Andersson H, Zarén B, Frykholm P. Low incidence of pulmonary aspiration in children allowed intake of clear fluids until called to the operating suite. Pediatr Anesth 2015;25:770-7.
Thomas M, Morrison C, Newton R, Schindler E. Consensus statement on clear fluids fasting for elective pediatric general anesthesia. Pediatr Anesth 2018;28:411-4.
Isserman R, Elliott E, Subramanyam R, Kraus B, Sutherland T, Madu C, et al
. Quality improvement project to reduce pediatric clear liquid fasting times prior to anesthesia. Pediatr Anesth [Internet]. Available from: https://onlinelibrary.wiley.com/doi/abs/10.1111/pan. 13661
. [Last cited on 2019 Jul 22].
Roberts RB, Shirley MA. Antacid Therapy in Obstetrics. Anesthesiol 1980;53:83.
Putte PV de, Perlas A. The link between gastric volume and aspiration risk. In search of the Holy Grail? Anaesthesia 2018;73:274-9.
Miller M, Wishart HY, Nimmo WS. Gastric contents at induction of anaesthesia: Is a 4-hour fast necessary? Br J Anaesth1 983;55:1185-8.
Thomas DKM. Hypoglycaemia in children before operation: Its incidence and prevention. Br J Anaesth1 974;46:66-8.
Power S, Kavanagh DO, McConnell G, Cronin K, Corish C, Leonard M, et al
. Reducing preoperative fasting in elective adult surgical patients: A case-control study. Ir J Med Sci 2012;181:99-104.
Desborough JP. The stress response to trauma and surgery. Br J Anaesth 2000;85:109-17.
Weledji EP, Njong SN, Chichom A, Verla V, Assob JC, Ngowe MN. The effects of preoperative carbohydrate loading on the metabolic response to surgery in a low resource setting. Int J Surg Open 2017;8:18-23.
Gustafsson UO, Hausel J, Thorell A, Ljungqvist O, Soop M, Nygren J, et al
. Adherence to the enhanced recovery after surgery protocol and outcomes after colorectal cancer surgery. Arch Surg 2011;146:571-7.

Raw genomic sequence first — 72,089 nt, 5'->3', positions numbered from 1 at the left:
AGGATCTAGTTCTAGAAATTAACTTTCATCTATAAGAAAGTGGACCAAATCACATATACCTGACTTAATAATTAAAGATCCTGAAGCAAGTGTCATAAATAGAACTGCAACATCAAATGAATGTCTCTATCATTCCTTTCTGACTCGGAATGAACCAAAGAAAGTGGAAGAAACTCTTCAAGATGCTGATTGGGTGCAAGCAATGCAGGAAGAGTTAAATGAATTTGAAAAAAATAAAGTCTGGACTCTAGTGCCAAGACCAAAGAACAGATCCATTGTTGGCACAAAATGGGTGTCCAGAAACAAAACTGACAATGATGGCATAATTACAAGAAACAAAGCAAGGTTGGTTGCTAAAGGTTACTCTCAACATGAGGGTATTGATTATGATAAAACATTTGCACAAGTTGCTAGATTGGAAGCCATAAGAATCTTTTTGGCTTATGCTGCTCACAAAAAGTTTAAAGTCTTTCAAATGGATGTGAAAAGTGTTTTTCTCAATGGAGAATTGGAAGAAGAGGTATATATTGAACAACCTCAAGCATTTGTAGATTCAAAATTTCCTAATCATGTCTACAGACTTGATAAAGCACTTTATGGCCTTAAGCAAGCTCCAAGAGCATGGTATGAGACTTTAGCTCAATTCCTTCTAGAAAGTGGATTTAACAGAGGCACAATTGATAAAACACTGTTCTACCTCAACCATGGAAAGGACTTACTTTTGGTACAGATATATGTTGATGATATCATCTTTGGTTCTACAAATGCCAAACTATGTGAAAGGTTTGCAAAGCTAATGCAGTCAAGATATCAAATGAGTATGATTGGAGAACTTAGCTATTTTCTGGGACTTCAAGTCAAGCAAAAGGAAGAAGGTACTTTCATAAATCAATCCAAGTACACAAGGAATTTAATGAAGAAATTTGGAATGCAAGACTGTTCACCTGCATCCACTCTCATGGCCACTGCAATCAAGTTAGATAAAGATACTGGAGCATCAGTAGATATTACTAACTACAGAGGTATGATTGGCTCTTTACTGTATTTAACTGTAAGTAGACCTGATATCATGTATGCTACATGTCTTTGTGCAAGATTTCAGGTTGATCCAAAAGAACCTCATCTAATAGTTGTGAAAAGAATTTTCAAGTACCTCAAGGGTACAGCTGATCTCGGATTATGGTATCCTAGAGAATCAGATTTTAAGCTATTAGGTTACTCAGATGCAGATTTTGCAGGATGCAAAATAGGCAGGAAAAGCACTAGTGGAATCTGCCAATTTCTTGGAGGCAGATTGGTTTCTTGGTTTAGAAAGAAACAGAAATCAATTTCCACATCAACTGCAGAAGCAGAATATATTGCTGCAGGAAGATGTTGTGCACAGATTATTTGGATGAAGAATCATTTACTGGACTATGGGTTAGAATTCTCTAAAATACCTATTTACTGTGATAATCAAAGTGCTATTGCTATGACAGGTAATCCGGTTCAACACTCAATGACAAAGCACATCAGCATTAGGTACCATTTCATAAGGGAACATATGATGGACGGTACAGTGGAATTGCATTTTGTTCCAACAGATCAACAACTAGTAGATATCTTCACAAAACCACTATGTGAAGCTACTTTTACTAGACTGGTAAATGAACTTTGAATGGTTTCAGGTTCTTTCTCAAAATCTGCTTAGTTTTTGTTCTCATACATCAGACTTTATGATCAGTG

Scott MJ, Fawcett WJ. Oral carbohydrate preload drink for major surgery- The first steps from famine to feast. Anaesthesia 2014;69:1308-13.
Dubin SA, Jense HG, McCranie JM, Zubar V. Sugarless gum chewing before surgery does not increase gastric fluid volume or acidity. Can J Anaesth J Can Anesth 1994;41:603-6.
Schoenfelder R, Ponnamma C, Freyle D, Wang S-M, Kain Z. Residual gastric fluid volume and chewing gum before surgery. Anesth Analg 2006;102:415-7.
Ouanes J-PP, Bicket MC, Togioka B, Tomas VG, WuCL, Murphy JD. The role of perioperative chewing gum on gastric fluid volume and gastric pH: A meta-analysis. J Clin Anesth 2015;27:146-52.
Poulton TJ. Gum chewing during pre-anesthetic fasting. PaediatrAnaesth 2012;22:288-96.
Bricker SR, McLuckie A, Nightingale DA. Gastric aspirates after trauma in children. Anaesthesia 1989;44:721-4.
Read NW, Houghton LA. Physiology of gastric emptying and pathophysiology of gastroparesis. Gastroenterol Clin North Am 1989;18:359-73.
Petring OU, Blake DW. Gastric Emptying in Adults: An overview related to anaesthesia. Anaesth Intensive Care 1993;21:774-81.
Horowitz M, O'Donovan D, Jones KL, Feinle C, Rayner CK, Samsom M. Gastric emptying in diabetes: Clinical significance and treatment. Diabet Med 2002;19:177-94.
Murray FA, Erskine JP, Fielding J. Gastric secretion in pregnancy. B J O GInt J Obstet Gynaecol 1957;64:373-81.
Davidson JS, Davidson MC, Hay DM. Gastric emptying time in late pregnancy and labour. Br J Obstet Gynaecol 1970;77:37-41.
Newton RJG, Stuart GM, Willdridge DJ, Thomas M. Using quality improvement methods to reduce clear fluid fasting times in children on a preoperative ward. Paediatr Anaesth 2017;27:793-800.
VandePutte P, Perlas A. Ultrasound assessment of gastric content and volume. Br J Anaesth 2014;113:12-22.
Schreiner MS, Nicolson SC. Pediatric ambulatory anesthesia: NPO—before or after surgery? J Clin Anesth. 1995;7:589-96.
Weimann A, Braga M, Carli F, Higashiguchi T, Hübner M, Klek S, et al
. ESPEN guideline: Clinical nutrition in surgery. Clin Nutr EdinbScotl 2017;36:623-50.
Ng WQ, Neill J. Evidence for early oral feeding of patients after elective open colorectal surgery: A literature review. J Clin Nurs 2006;15:696-709.
Bickel A, Shtamler B, Mizrahi S. Early oral feeding following removal of nasogastric tube in gastrointestinal operations. A randomized prospective study. Arch SurgChicIll 1960.1992;127:287-9; discussion 289.
Carmichael JC, Keller DS, Baldini G, Bordeianou L, Weiss E, Lee L, et al
. Clinical practice guidelines for enhanced recovery after colon and rectal surgery from the American Society of Colon and Rectal Surgeons and Society of American Gastrointestinal and Endoscopic Surgeons: Dis Colon Rectum 2017;60:761-84.
Petrelli NJ, Stulc JP, Rodriguez-Bigas M, Blumenson L. Nasogastric decompression following elective colorectal surgery: A prospective randomized study. Am Surg 1993;59:632-5.